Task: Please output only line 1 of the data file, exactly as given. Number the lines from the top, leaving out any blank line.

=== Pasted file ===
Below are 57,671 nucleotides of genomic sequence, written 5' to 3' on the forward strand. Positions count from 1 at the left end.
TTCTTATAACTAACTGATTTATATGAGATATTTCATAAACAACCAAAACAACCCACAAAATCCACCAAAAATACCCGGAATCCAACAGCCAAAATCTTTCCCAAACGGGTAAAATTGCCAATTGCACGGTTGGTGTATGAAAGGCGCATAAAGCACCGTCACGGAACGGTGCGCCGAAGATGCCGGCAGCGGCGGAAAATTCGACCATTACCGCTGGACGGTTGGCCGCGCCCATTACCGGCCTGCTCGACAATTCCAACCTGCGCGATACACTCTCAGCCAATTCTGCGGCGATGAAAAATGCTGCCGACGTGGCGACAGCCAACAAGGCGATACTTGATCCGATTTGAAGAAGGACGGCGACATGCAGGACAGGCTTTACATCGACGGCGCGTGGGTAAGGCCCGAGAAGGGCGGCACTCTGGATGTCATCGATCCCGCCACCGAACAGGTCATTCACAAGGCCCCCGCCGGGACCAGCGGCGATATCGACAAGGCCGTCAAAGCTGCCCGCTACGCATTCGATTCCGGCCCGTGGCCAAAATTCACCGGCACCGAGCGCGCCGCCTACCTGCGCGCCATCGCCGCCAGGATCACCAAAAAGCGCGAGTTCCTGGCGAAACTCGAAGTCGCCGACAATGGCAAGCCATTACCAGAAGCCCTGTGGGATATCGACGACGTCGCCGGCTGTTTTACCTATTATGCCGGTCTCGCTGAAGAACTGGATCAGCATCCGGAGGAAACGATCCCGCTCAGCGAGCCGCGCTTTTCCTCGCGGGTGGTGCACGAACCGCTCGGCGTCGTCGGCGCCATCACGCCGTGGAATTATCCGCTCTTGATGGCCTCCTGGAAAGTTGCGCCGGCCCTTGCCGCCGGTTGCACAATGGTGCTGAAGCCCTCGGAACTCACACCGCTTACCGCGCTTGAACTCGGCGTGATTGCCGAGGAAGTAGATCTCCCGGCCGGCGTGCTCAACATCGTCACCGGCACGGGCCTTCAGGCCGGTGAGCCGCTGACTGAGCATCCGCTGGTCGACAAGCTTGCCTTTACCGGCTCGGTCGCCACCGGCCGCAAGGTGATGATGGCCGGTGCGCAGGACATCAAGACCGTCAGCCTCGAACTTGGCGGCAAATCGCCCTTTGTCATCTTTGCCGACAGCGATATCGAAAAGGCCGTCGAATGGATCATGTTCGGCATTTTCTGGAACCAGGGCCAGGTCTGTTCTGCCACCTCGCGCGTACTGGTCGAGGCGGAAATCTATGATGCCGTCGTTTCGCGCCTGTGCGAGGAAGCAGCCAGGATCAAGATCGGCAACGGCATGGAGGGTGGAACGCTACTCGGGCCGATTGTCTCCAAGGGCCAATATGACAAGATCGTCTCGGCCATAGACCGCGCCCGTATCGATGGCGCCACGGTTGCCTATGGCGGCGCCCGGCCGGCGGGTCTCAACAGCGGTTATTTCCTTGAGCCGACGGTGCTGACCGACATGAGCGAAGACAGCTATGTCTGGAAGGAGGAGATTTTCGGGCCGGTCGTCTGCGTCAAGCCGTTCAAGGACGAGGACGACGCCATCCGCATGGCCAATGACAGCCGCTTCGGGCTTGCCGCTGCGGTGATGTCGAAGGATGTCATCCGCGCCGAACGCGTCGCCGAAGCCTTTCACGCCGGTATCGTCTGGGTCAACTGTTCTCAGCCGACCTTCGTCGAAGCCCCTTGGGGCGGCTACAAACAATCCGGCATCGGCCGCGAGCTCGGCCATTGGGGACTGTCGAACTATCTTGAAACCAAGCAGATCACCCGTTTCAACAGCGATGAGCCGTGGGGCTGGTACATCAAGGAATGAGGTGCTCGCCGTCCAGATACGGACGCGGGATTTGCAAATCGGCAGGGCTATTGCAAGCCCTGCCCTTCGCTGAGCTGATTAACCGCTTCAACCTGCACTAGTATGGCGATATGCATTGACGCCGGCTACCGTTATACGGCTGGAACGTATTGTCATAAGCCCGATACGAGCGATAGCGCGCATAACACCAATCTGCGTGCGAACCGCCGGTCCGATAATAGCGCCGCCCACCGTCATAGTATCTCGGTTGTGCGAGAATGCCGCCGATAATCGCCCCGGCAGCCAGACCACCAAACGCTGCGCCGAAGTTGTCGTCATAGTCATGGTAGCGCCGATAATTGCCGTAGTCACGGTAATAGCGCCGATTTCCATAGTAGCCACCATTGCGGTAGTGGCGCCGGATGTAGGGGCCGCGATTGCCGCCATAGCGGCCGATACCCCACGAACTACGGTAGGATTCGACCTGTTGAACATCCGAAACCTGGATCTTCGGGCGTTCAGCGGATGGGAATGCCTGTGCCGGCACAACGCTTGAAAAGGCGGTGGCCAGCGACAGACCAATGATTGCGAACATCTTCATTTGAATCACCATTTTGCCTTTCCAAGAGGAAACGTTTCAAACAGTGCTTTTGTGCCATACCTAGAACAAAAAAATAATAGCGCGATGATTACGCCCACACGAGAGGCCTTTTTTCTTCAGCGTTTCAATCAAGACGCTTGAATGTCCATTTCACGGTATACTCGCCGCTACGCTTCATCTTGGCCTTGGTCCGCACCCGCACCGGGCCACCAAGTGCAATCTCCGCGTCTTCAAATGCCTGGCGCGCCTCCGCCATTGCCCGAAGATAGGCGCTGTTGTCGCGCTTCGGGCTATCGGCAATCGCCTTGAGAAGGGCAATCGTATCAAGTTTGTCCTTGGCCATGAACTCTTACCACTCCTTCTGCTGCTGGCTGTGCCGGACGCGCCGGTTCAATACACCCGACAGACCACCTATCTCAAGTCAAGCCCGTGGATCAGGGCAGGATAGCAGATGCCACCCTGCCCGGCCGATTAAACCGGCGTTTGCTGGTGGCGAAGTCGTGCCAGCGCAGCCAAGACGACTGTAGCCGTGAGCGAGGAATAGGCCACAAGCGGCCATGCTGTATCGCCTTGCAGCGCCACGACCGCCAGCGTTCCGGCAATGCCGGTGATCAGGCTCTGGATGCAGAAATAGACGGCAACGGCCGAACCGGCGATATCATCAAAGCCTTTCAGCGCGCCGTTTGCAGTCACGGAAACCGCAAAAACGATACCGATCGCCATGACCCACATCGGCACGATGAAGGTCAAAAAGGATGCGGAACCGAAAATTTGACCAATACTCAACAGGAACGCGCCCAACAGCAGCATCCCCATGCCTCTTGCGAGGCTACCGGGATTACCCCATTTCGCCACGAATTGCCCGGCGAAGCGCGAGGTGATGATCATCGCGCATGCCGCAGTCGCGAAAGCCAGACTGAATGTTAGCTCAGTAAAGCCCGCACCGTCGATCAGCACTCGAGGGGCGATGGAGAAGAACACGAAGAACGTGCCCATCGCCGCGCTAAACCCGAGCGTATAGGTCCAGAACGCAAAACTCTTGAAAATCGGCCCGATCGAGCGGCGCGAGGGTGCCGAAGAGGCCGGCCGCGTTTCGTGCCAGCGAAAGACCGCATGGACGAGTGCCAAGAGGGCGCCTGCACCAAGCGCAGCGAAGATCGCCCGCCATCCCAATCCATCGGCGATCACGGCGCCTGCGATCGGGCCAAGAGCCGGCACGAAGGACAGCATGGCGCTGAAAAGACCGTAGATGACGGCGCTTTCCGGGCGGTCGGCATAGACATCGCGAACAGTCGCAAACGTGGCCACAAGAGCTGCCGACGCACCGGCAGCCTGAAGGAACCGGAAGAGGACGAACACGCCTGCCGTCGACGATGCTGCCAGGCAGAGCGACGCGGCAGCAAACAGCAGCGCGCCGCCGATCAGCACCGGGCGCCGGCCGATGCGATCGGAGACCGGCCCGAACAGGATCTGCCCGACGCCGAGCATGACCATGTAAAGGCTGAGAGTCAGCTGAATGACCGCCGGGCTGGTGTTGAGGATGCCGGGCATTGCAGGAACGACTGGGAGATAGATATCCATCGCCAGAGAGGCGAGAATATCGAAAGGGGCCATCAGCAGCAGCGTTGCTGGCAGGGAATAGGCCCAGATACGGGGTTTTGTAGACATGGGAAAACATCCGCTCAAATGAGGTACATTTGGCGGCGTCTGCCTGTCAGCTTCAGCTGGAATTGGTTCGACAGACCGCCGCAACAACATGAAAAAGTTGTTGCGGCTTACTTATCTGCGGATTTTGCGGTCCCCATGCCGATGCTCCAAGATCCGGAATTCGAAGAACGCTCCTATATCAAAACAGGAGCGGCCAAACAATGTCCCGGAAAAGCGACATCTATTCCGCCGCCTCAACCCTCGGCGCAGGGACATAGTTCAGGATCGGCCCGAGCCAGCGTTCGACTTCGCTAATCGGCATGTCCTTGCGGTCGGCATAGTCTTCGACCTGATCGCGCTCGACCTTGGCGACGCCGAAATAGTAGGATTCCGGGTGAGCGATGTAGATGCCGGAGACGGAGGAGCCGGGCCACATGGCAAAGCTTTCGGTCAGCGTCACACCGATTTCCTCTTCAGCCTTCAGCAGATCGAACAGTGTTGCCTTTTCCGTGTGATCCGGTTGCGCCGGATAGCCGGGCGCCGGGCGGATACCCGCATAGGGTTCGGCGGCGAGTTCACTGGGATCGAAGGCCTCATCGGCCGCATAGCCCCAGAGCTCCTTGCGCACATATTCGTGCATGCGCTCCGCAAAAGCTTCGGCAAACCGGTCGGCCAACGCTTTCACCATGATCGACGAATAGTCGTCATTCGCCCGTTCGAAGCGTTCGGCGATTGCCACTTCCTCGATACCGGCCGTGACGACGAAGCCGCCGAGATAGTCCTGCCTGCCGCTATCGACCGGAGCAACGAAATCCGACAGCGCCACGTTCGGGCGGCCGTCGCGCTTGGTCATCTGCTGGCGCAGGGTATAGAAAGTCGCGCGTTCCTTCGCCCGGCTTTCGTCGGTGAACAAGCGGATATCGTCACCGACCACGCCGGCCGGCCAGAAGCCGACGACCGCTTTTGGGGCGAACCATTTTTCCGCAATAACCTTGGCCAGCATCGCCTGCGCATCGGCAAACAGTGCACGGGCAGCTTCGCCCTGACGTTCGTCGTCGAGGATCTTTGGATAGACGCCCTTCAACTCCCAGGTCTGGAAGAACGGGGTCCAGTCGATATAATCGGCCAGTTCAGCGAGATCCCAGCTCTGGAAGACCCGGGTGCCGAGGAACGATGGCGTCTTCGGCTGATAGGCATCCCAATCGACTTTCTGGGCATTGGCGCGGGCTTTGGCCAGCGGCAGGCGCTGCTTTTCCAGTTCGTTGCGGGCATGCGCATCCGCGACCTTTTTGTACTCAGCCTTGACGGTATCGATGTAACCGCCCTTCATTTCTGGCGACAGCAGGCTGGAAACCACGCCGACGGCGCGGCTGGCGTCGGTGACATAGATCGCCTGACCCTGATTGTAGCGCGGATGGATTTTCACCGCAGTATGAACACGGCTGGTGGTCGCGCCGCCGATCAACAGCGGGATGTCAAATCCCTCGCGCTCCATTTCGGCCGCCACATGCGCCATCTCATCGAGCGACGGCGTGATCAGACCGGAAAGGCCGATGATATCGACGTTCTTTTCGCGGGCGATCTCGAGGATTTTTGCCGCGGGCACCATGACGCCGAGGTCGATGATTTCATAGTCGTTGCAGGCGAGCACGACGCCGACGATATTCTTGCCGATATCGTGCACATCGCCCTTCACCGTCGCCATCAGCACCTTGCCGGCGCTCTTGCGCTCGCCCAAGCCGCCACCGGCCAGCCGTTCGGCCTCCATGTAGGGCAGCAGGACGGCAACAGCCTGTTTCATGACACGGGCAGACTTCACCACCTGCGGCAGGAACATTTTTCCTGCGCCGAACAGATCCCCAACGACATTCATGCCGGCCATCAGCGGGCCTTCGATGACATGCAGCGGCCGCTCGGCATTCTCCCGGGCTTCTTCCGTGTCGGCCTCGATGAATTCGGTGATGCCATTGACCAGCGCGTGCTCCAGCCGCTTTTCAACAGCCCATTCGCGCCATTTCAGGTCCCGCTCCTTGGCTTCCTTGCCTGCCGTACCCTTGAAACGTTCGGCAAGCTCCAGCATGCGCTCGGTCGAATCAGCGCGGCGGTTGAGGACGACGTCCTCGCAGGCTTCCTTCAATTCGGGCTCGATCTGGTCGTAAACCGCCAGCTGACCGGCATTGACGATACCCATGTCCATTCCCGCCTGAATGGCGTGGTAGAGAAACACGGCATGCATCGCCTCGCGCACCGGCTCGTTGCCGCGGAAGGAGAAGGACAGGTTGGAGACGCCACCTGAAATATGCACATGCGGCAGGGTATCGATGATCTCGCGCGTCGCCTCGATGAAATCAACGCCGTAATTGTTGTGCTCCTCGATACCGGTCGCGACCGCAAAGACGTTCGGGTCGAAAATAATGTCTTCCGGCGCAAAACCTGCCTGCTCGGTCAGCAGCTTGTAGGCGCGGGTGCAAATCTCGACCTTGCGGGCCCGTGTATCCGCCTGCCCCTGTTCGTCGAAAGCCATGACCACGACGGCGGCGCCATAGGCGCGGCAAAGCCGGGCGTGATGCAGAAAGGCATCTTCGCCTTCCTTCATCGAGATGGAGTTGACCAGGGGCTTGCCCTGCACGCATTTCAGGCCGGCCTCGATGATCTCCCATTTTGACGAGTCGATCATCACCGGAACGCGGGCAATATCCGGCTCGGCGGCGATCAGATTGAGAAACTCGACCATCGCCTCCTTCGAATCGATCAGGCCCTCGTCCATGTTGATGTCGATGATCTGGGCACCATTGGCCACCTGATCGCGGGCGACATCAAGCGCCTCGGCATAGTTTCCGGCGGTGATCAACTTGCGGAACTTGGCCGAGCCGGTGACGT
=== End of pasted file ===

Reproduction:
Below are 57,671 nucleotides of genomic sequence, written 5' to 3' on the forward strand. Positions count from 1 at the left end.